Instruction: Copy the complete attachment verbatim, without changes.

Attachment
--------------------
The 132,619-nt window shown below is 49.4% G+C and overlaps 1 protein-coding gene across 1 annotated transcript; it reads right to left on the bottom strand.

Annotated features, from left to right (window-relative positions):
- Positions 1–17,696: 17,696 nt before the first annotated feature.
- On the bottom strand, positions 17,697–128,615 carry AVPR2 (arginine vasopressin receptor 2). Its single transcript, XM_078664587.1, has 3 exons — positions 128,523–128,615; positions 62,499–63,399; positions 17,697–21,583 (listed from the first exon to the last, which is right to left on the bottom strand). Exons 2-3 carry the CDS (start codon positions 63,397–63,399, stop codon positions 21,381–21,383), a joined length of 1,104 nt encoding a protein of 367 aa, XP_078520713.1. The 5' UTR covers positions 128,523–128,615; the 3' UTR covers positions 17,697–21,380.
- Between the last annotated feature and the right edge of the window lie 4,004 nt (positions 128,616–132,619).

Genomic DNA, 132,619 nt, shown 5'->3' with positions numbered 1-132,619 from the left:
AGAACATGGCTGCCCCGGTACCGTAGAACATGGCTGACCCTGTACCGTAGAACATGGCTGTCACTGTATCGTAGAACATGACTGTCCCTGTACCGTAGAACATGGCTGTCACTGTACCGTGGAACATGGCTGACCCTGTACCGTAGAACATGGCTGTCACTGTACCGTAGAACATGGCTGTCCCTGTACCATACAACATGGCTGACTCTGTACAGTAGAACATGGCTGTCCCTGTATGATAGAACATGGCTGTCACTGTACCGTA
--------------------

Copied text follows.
The 132,619-nt window shown below is 49.4% G+C and overlaps 1 protein-coding gene across 1 annotated transcript; it reads right to left on the bottom strand.

Annotated features, from left to right (window-relative positions):
- Positions 1–17,696: 17,696 nt before the first annotated feature.
- On the bottom strand, positions 17,697–128,615 carry AVPR2 (arginine vasopressin receptor 2). Its single transcript, XM_078664587.1, has 3 exons — positions 128,523–128,615; positions 62,499–63,399; positions 17,697–21,583 (listed from the first exon to the last, which is right to left on the bottom strand). Exons 2-3 carry the CDS (start codon positions 63,397–63,399, stop codon positions 21,381–21,383), a joined length of 1,104 nt encoding a protein of 367 aa, XP_078520713.1. The 5' UTR covers positions 128,523–128,615; the 3' UTR covers positions 17,697–21,380.
- Between the last annotated feature and the right edge of the window lie 4,004 nt (positions 128,616–132,619).

Genomic DNA, 132,619 nt, shown 5'->3' with positions numbered 1-132,619 from the left:
AGAACATGGCTGCCCCGGTACCGTAGAACATGGCTGACCCTGTACCGTAGAACATGGCTGTCACTGTATCGTAGAACATGACTGTCCCTGTACCGTAGAACATGGCTGTCACTGTACCGTGGAACATGGCTGACCCTGTACCGTAGAACATGGCTGTCACTGTACCGTAGAACATGGCTGTCCCTGTACCATACAACATGGCTGACTCTGTACAGTAGAACATGGCTGTCCCTGTATGATAGAACATGGCTGTCACTGTACCGTA